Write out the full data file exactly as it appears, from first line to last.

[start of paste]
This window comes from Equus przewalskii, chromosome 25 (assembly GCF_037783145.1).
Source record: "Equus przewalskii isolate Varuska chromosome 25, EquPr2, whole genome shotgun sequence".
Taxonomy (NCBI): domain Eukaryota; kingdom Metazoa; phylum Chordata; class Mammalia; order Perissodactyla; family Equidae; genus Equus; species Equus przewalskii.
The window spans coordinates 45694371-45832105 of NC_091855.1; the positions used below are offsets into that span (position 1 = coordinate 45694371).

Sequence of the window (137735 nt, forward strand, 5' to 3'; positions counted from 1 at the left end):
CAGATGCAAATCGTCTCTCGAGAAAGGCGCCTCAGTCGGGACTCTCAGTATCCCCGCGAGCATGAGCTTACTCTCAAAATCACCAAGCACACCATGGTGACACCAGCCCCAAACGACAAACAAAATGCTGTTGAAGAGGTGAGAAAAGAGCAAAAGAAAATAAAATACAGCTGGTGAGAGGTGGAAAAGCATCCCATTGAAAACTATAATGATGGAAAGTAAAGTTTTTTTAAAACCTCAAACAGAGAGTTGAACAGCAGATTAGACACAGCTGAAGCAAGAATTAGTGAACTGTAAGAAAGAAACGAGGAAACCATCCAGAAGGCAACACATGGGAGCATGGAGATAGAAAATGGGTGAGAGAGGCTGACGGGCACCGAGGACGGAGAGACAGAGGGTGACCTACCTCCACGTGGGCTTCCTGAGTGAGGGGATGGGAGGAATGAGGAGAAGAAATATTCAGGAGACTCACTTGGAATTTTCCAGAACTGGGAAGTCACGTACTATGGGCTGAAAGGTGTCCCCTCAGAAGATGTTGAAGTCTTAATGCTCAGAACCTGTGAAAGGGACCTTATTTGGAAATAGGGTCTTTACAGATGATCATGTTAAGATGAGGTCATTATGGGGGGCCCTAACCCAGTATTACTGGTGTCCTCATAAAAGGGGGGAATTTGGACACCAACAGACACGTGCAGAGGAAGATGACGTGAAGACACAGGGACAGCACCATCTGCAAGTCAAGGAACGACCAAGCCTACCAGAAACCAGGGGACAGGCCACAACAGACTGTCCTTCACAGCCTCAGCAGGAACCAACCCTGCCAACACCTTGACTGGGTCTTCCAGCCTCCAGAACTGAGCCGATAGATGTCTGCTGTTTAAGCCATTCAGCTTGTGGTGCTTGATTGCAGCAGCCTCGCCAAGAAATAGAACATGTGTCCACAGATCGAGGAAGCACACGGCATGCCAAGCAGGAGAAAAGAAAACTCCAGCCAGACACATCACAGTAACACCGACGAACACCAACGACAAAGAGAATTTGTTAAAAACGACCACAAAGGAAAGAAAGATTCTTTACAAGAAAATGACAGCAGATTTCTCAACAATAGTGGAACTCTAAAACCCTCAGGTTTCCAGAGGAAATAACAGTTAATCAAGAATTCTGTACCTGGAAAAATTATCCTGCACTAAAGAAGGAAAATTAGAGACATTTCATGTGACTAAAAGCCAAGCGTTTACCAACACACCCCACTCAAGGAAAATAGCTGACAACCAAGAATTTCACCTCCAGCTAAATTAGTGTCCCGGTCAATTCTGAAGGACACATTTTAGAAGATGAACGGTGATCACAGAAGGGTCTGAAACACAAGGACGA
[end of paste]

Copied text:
This window comes from Equus przewalskii, chromosome 25 (assembly GCF_037783145.1).
Source record: "Equus przewalskii isolate Varuska chromosome 25, EquPr2, whole genome shotgun sequence".
Taxonomy (NCBI): domain Eukaryota; kingdom Metazoa; phylum Chordata; class Mammalia; order Perissodactyla; family Equidae; genus Equus; species Equus przewalskii.
The window spans coordinates 45694371-45832105 of NC_091855.1; the positions used below are offsets into that span (position 1 = coordinate 45694371).

Sequence of the window (137735 nt, forward strand, 5' to 3'; positions counted from 1 at the left end):
CAGATGCAAATCGTCTCTCGAGAAAGGCGCCTCAGTCGGGACTCTCAGTATCCCCGCGAGCATGAGCTTACTCTCAAAATCACCAAGCACACCATGGTGACACCAGCCCCAAACGACAAACAAAATGCTGTTGAAGAGGTGAGAAAAGAGCAAAAGAAAATAAAATACAGCTGGTGAGAGGTGGAAAAGCATCCCATTGAAAACTATAATGATGGAAAGTAAAGTTTTTTTAAAACCTCAAACAGAGAGTTGAACAGCAGATTAGACACAGCTGAAGCAAGAATTAGTGAACTGTAAGAAAGAAACGAGGAAACCATCCAGAAGGCAACACATGGGAGCATGGAGATAGAAAATGGGTGAGAGAGGCTGACGGGCACCGAGGACGGAGAGACAGAGGGTGACCTACCTCCACGTGGGCTTCCTGAGTGAGGGGATGGGAGGAATGAGGAGAAGAAATATTCAGGAGACTCACTTGGAATTTTCCAGAACTGGGAAGTCACGTACTATGGGCTGAAAGGTGTCCCCTCAGAAGATGTTGAAGTCTTAATGCTCAGAACCTGTGAAAGGGACCTTATTTGGAAATAGGGTCTTTACAGATGATCATGTTAAGATGAGGTCATTATGGGGGGCCCTAACCCAGTATTACTGGTGTCCTCATAAAAGGGGGGAATTTGGACACCAACAGACACGTGCAGAGGAAGATGACGTGAAGACACAGGGACAGCACCATCTGCAAGTCAAGGAACGACCAAGCCTACCAGAAACCAGGGGACAGGCCACAACAGACTGTCCTTCACAGCCTCAGCAGGAACCAACCCTGCCAACACCTTGACTGGGTCTTCCAGCCTCCAGAACTGAGCCGATAGATGTCTGCTGTTTAAGCCATTCAGCTTGTGGTGCTTGATTGCAGCAGCCTCGCCAAGAAATAGAACATGTGTCCACAGATCGAGGAAGCACACGGCATGCCAAGCAGGAGAAAAGAAAACTCCAGCCAGACACATCACAGTAACACCGACGAACACCAACGACAAAGAGAATTTGTTAAAAACGACCACAAAGGAAAGAAAGATTCTTTACAAGAAAATGACAGCAGATTTCTCAACAATAGTGGAACTCTAAAACCCTCAGGTTTCCAGAGGAAATAACAGTTAATCAAGAATTCTGTACCTGGAAAAATTATCCTGCACTAAAGAAGGAAAATTAGAGACATTTCATGTGACTAAAAGCCAAGCGTTTACCAACACACCCCACTCAAGGAAAATAGCTGACAACCAAGAATTTCACCTCCAGCTAAATTAGTGTCCCGGTCAATTCTGAAGGACACATTTTAGAAGATGAACGGTGATCACAGAAGGGTCTGAAACACAAGGACGA